Skip to main content


Volume 633: debated on Monday 11 December 2017

The aim of our Mandarin Excellence programme, which was established in 2014, was to have 5,000 pupils fluent in Mandarin by 2020, and it is on track to achieve that. I pay tribute to my right hon. Friend the Member for West Dorset (Sir Oliver Letwin), who originally proposed this idea to me. The programme is now in 37 schools, with more than 1,400 pupils participating, all of whom are committed to eight hours of study—four hours in class and four hours of homework—each week. The intention is that by the time these pupils are in year 13, they will be fluent in Mandarin, reaching the international standard HSK (Level V).

The answers that are scribbled by those who serve Ministers are very informative, but the trouble is they are too long. It is the responsibility of Ministers to reduce their size. We are all very entertained by the Minister of State, but it would be good if he could do so more briefly.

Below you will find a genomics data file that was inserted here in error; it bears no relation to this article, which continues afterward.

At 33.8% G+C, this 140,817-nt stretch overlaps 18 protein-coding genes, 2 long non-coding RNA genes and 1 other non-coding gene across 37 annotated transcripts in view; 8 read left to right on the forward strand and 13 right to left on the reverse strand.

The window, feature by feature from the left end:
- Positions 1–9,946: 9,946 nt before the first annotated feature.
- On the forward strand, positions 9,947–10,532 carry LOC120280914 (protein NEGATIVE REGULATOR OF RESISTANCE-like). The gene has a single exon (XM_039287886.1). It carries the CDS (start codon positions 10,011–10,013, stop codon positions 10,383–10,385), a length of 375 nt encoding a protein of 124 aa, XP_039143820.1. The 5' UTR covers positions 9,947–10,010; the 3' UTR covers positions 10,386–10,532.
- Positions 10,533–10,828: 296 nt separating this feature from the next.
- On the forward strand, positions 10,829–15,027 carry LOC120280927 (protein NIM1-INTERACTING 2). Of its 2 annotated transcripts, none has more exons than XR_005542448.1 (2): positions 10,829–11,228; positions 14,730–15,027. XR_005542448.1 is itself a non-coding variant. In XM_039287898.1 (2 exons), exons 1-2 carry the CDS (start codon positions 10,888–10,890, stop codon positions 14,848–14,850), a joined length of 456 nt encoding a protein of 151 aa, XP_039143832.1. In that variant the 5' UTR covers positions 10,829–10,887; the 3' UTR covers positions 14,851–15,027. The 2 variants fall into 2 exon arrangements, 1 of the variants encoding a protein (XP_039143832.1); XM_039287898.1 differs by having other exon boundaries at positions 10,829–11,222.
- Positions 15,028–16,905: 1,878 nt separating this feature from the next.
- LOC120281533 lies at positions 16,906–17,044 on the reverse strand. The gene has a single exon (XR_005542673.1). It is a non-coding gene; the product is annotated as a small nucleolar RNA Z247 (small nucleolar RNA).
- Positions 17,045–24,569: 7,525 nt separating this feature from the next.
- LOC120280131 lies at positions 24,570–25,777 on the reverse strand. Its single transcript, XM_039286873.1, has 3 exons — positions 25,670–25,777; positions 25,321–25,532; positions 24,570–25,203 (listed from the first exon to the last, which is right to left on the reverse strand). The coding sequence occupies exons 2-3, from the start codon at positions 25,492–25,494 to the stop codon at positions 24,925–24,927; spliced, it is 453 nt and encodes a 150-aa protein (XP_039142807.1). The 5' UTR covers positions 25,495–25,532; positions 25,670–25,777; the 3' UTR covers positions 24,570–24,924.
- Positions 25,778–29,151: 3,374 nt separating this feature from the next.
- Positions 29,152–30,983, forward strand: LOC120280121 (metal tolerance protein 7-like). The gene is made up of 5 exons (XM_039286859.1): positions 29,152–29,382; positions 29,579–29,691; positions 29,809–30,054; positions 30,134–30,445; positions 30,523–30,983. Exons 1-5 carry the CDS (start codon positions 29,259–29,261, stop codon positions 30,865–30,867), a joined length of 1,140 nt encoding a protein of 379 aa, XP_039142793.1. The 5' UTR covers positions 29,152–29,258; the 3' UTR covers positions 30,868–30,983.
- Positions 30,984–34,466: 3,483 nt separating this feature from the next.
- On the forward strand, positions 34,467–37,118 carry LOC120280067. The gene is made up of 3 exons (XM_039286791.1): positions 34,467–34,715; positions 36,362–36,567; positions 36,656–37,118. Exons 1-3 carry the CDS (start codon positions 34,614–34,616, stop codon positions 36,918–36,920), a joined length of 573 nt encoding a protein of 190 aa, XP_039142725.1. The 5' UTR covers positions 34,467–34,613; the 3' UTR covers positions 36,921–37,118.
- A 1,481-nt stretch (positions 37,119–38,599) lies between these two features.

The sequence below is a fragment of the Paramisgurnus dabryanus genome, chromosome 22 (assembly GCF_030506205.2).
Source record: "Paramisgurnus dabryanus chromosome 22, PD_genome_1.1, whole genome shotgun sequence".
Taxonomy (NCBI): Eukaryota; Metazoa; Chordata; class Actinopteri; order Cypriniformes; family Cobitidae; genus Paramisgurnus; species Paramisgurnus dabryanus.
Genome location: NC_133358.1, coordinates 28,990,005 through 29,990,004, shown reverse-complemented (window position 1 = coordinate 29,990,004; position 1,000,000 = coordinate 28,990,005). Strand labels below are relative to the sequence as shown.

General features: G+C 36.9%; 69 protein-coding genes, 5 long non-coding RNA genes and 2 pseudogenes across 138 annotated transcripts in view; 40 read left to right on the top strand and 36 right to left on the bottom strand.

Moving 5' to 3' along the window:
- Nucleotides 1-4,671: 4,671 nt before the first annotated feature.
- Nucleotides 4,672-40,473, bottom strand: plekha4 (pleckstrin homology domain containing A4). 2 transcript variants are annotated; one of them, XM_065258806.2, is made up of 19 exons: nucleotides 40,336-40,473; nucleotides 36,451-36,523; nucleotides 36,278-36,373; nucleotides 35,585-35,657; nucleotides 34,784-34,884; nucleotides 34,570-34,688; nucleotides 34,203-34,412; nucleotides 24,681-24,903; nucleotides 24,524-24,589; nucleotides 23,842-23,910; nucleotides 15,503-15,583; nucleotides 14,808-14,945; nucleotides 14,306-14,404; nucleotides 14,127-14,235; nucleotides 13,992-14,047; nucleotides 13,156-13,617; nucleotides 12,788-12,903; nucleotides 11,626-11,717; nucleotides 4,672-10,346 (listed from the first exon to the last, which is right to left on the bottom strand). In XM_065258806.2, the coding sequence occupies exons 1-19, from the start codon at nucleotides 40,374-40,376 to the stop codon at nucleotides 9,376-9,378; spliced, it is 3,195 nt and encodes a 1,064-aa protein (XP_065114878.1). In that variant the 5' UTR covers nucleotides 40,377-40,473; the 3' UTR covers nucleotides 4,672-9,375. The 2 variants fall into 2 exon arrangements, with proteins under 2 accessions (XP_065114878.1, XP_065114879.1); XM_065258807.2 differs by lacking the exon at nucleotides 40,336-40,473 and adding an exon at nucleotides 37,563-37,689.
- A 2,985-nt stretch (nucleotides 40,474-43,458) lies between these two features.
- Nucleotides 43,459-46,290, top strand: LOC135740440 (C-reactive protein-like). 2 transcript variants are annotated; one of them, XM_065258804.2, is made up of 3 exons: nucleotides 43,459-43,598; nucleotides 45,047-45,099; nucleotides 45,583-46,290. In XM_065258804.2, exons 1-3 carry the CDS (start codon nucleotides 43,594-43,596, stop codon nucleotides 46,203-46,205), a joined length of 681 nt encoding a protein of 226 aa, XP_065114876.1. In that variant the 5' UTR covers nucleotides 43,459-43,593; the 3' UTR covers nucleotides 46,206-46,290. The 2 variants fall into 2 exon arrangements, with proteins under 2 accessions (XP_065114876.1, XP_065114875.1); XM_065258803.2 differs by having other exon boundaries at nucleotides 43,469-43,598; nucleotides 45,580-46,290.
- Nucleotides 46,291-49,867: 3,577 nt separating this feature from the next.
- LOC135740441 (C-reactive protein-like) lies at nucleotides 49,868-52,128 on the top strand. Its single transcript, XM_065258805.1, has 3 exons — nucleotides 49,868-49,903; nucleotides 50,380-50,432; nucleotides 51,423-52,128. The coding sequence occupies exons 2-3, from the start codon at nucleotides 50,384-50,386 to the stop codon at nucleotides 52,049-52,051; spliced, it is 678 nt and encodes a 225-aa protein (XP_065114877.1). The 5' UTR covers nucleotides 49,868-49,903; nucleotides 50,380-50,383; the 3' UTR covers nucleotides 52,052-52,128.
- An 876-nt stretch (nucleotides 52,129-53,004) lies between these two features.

Last week, the British Government hosted the UK young leaders’ roundtable and the people-to-people dialogue between the UK and China. Having recently visited China myself and seen the great opportunity that exists, does the Minister agree that having more schools offering Chinese or Mandarin as an option would help to strengthen the global strategic partnership between our two countries?

Yes, my hon. Friend is right. Last week we invited Minister Chen from China and my right hon. Friend the Secretary of State to meet 140 pupils who were participating in the Mandarin Excellence project. Minister Chen was impressed, as we all were, by the standard of the Mandarin being spoken by year 8 pupils who had been studying on the programme for just one year.